This is the price Denmark will pay for crossing Russia
Under the extreme concern of the Russian authorities about the increasing amount of imported goods, the government at the same time realizes perfectly well the position of a large importer brings considerable advantages, political advantages as well. Let’s remember the small, successful Denmark, which proudly refused to extradite the official political emissary of the Chechen terrorist leader Maskhadov, Ahmed Zakayev, to Russia. Russian news agency RIA Novosti reports with reference to the Danish newspaper Politiken that Denmark appealed to the European Commission for help if Danish exports to Russia were reduced.
Danish Foreign Minister Per Stig Moeller sent a letter with tan appeal to the EU Commissioner for trade and agriculture on November 28 already, six days before the official decision not to extradite Ahmed Zakayev to Russia. Proud and adhering to principles, the Danes did it to be on the safe side. However, will the appeal to the European Commission help Denmark’s producers of Ecco shoes, Derby refrigerators, Tuborg and Carlsberg beer, and other goods that are so far in a rather stable demand on the Russian retail market?
Denmark’s mass media think that issue of Denmark’s exports to Russia may become especially urgent nowadays. Until now, Russia just allowed loud and empty statements of its politicians and vague threats from the corporate lobbyists, the Russian Union of Businessmen and Industrialists and the RF Chamber of Industry and Commerce. Some time ago, the Russian Foreign Ministry made haste to declare that the situation with the extradition of terrorist Ahmed Zakayev would have no effect on Russia-Denmark commercial and economic relations. Although obvious difficulties in the mutual commodity turnover appeared almost immediately. Otherwise, first deputy of the State Customs Committee of Russia Leonid Lozbenko wouldn’t refute the reports of several Russian mass media saying that the customs banned access of Danish goods to Russia. However, he did refute the reports on November 26. With reference to official documents, Leonid Lozbenko stressed that “there were no delays with customs clearing of Danish goods delivered to Russia.” He said that the average time to clear Danish goods made up two days, while the law allows a period of ten days. However, the refutations didn’t deceive anyone at all. Britain’s Financial Times foretold that Copenhagen’s decision not to extradite terrorist Zakayev to Russia would undoubtedly harm business relations between the two countries. Several Danish businessmen working in Moscow told the newspaper that their companies had already undergone bureaucratic checks held by the Russian authorities. And it’s clear that this is just the beginning.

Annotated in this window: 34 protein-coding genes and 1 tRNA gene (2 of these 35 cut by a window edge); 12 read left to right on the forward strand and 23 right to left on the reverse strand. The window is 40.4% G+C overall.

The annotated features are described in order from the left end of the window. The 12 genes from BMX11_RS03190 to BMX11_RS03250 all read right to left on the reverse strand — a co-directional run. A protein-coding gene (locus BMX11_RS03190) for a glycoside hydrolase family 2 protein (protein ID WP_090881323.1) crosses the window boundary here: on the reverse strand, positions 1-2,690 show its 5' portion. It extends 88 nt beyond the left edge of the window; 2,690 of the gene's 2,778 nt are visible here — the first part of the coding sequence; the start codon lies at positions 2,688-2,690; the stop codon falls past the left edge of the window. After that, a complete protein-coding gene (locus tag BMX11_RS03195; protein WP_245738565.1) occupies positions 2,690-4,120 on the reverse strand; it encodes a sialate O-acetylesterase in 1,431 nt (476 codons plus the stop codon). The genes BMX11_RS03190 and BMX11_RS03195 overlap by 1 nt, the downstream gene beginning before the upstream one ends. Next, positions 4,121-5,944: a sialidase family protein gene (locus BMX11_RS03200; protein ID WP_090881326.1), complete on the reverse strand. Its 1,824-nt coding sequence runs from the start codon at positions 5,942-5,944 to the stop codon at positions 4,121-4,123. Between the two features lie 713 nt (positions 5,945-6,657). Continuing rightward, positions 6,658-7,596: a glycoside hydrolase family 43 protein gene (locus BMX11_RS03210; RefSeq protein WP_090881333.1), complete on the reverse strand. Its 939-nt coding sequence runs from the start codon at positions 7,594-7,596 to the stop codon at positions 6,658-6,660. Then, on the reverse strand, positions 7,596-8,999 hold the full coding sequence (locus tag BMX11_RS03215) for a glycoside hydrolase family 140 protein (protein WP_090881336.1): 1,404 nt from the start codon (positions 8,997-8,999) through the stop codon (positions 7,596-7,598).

NEWS.ru reports that as soon as the Russian party “United Russia” called upon the Russian people to boycott Danish goods, it already became evident that Danish companies would experience difficulties in Russia. “United Russia” urged people: “Each Russian must give up travels to Denmark, Danish goods, and contacts with Denmark companies.” By the way, no boycott has been registered yet in Russia toward Danish goods. At least, there are still crowds of Russians near the Danish mobile snack-bars Top-Stop. And this is despite the fact that there are already lots of Russian fast-food cafes with cheaper domestic food in Moscow.
PRAVDA.Ru has reported on the possible mutual losses caused by reduction of commercial and economic relations between Russia and Denmark. As it turned out, Russia’s losses in this case will be not less than those of Denmark. There are several solutions for the substitution of Danish exports in Russia; however, some share of Denmark’s exports to Russia is of an obviously exclusive character. In addition, Danish goods belong to rather high price categories, where there are just few products of Russian origin. It means that if Danish goods disappear from the Russian market, they can be substituted only with similar goods imported from other European countries.
At the same time, almost all branches of Denmark’s economy are represented in Russia, including the food industry, agriculture, pharmaceutics, consulting services, construction, environmental protection, information technologies, industrial equipment, transport, etc. Imports of Danish goods increased by 2.3% in August 2002 as compared with the same year-ago period. By the way, exports of Danish goods to Russia was on a record level in August 2001: it increased by 42% within a year to 5.9 billion crown (one dollar costs approximately 7.4 crown today). Products of Danish agricultural producers (ham, bacon, beer) and in the sphere of environmental protection and energy were especially successful in Russia.
Akhtyam Akhtyrov PRAVDA.Ru
Translated by Maria Gousseva
Read the original in Russian: http://economics.pravda.ru/economics/2002/7/21/64/3884_tradeRusDen.html
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